The End, without Iron Shoes
Swallow this, my little sparrow, your feathers
are white and snowlike tonight, but the pluck
comes quicker than you think, and no one loves
a goosepimpled girl, all bald skin. The snow
falls in big furry clumps. It’s sexy-fun
to be angelic, but you can’t blame this witch
her art—I only want to kill the dumb bunny
in myself, coal-dust her skin, gift
the black lung to every passing prince,
dreaming of glass coffins. I want his horse
to rush me towards color that crashes
across dusk sky, to smolder
in Spanish capes, toss my skirts
to the fiery path, cool my naked breasts
in the river . . . For now, I have my broom.
Sure, it’s been known to skim wimples, collapse
into the occasional steeple, but it gets me home.
And if that snowy girl with cinnamon breath
and thoughts like unleavened bread
wants to live, she’ll have to lick
my every web of skin
Claudia Cortese’s poems have appeared or are forthcoming in Best New Poets 2011, Crazyhorse, Hayden’s Ferry Review, Rattle, and DIAGRAM, among others. Cortese just completed her first of book poetry, which explores trauma, myth, fairy tales, and girlhood. She lives and teaches in New Jersey.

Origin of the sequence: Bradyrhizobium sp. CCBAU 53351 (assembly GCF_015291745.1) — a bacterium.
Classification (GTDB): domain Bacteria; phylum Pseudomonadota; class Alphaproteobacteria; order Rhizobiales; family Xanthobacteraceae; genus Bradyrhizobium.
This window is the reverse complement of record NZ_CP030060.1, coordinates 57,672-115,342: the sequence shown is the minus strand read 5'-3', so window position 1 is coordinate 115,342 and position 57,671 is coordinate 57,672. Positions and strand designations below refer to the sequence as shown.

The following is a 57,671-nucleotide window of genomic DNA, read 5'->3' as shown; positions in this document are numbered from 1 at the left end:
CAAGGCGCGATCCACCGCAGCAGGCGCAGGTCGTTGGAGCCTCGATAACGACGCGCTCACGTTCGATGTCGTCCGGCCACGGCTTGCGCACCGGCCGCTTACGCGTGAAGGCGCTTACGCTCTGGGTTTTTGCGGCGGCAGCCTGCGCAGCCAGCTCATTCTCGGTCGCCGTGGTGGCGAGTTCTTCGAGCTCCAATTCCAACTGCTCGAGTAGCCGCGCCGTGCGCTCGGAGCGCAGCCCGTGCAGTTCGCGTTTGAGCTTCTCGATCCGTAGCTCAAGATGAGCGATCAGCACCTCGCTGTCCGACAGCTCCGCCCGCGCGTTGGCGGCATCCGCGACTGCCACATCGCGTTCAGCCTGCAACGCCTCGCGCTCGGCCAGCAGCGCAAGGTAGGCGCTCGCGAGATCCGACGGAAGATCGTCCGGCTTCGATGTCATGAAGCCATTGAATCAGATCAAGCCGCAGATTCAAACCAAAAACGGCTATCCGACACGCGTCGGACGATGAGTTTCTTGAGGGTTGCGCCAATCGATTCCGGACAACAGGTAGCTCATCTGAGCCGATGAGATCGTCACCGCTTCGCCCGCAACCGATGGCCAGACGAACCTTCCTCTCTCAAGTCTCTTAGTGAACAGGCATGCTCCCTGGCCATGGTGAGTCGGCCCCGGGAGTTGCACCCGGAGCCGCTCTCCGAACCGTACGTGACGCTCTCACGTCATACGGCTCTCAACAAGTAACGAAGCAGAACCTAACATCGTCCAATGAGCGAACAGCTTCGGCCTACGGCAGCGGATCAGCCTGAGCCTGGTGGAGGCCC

“The suburban townhouse I grew up in had what I thought were two porches. It wasn’t until I moved into a run-down, old house the summer before my second year of college, that I realized those weren’t porches—they were a concrete square at our front door and a back deck. I didn’t understand the magic of a front porch until the summer my friends and I rented that house. We’d found a ratty couch on the side of the road and carried it three blocks to our porch, where we spent countless hours—drinking Pabst Blue Ribbon, strumming the communal guitar, discussing our existential crises as pot smoke rose to the stars. My first porch taught me how to be both in the world and not: to witness moon’s bone eye between green leaves, the crickets’ wiry cries in the grass, and yet be separate from them. In other words, it taught me how to be a writer.”